Expert Panel Explores Implications of Human-Machine Interactions
April 30, 2012
Increasingly, humans are being asked to interact with complex automated transportation management and control functions in all modes of transportation. A panel of leading experts convened at Volpe, The National Transportation Systems Center, on April 13 to discuss key safety and policy issues pertaining to the planning, implementation, and unintended consequences of automated transportation systems.
The team of experts emphasized that the roles, responsibilities, and authorities of automation and human operators need to be well defined, designed, and introduced upfront.
This panel featured expert presentations from human-automation thought leaders: The Honorable Robert L. Sumwalt, member of the National Transportation Safety Board; Daniel Serfaty, chairman and CEO of Aptima, Inc.; Dr. Nadine B. Sarter, professor of industrial and systems engineering at the University of Michigan; Dr. Thomas B. Sheridan, emeritus, professor of engineering and applied psychology and aeronautics and astronautics at MIT; and Dr. Stephen M. Popkin, director of the Center for Human Factors Research and System Applications at Volpe.
Dr. Popkin moderated a lively question and answer session during this roundtable, "Automation and the Human: Intended and Unintended Consequences," which was part of Volpe's ongoing series of colloquia titled Transportation Safety in a Digital Age. Gregory D. Winfree, acting administrator of the Research and Innovative Technology Administration, and Robert C. Johns, associate administrator and director of the Volpe Center, welcomed and kicked off Volpe's roundtable.
"Automation needs to be designed to make sure the operator is paying attention, not to keep the operator from having to pay attention," explained Sumwalt, who kicked off the day's dialogue and provided a review of what transportation accidents reveal about the role of automation. His analysis showed that humans do not excel at monitoring complex automated systems - even though that is the role they typically play in transportation control functions. Sumwalt illustrated this paradox with an example of a subway conductor who monitors the automation system during routine situations and takes over only when something goes wrong.
Without appropriate training, the tendency for human operators to over-rely on automation can lead to unintended safety consequences, said Serfaty. The disconnect between automation and its human counterparts is particularly acute in terms of responsiveness to unforeseen events. "Because computers can neither adjust to visual communications nor react to emotional cues, automation is far from being at a level where it can be considered an equal 'team member' to human counterparts," Serfaty noted.
Although many transportation automation systems feature warning signals to get the attention of human operators and caution them of danger, research from Dr. Sarter shows that frequent interruptions often break humans' ability to stay on task. Humans need to be able to distinguish between distractions that can be ignored and warnings that need immediate attention. "Automation systems should be designed to take into account that the human may not truly understand how important the distraction is," said Dr. Sarter.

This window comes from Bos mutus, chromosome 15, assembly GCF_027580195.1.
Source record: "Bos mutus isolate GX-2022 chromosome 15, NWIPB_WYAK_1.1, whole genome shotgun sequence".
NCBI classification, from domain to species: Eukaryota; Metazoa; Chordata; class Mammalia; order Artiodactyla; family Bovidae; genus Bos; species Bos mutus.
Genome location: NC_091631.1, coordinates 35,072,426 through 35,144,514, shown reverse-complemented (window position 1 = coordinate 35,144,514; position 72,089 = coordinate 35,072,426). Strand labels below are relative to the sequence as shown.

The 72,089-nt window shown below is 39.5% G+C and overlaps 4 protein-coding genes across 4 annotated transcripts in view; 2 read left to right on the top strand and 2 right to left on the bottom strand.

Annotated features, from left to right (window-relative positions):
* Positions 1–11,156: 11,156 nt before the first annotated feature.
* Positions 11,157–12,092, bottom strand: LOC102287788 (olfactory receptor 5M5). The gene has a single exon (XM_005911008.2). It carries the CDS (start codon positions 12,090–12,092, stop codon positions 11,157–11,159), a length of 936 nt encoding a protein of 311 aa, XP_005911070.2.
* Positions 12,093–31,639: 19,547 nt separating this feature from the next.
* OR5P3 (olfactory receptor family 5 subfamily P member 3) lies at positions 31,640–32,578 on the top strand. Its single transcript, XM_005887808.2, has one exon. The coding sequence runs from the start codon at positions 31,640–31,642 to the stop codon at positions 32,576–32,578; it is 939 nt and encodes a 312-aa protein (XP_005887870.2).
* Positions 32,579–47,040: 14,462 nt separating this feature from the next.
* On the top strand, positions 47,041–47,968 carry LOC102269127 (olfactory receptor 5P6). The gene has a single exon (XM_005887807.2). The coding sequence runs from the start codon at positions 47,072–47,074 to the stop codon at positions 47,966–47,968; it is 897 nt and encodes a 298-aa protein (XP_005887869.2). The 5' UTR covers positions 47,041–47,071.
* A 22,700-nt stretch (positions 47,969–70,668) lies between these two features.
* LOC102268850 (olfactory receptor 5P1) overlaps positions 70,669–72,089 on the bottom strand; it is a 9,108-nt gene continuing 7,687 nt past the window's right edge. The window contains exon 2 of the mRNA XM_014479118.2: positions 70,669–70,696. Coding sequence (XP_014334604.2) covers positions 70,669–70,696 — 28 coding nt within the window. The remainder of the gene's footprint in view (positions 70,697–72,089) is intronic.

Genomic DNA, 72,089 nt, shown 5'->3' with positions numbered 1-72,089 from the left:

Dr. Sheridan, who has been studying this topic for four decades, agreed. His research outlines typical human response times to emergencies, illustrating that while the majority of people act quickly, some wait and watch before responding. "Automation needs to account for the huge variation in human abilities to respond," Dr. Sheridan said.
During the moderated question and answer period, Dr. Popkin prompted the participants by asking the question, "How do you determine how good is good enough when you are applying automation?"
"This is where humans are going to make the judgment and the automation is not going to decide on when it's good enough..." responded Dr. Sheridan.
There was significant cross-modal and cross-agency engagement in this transportation safety roundtable. Over 200 participants representing six U.S. DOT operating administrations, other federal agencies, state and local transportation officials, industry, labor organizations, and others engaged in person or via webinar.
"This nation has achieved unprecedented gains in transportation safety, reaching historic lows in roadway and aviation fatalities," said Winfree. "New safety technologies - such as seat belts, air bags, and advanced flight control systems - helped pave the way for our success in saving lives and preventing life-changing injuries. Today, we are at a crossroads - on the cusp of a new transportation era. There is no reason to believe that automation and other promising innovations won't lead to even greater milestones in transportation safety, but it's up to us to ensure that this happens," Winfree said.
Volpe's colloquia on Transportation Challenges and Opportunities brings together thought leaders and experts from government, academia, and the private sector to tackle emerging transportation issues and discuss fresh approaches to addressing these issues. Readers can view video clips of past events and subscribe to Volpe news alerts to receive announcements of future events.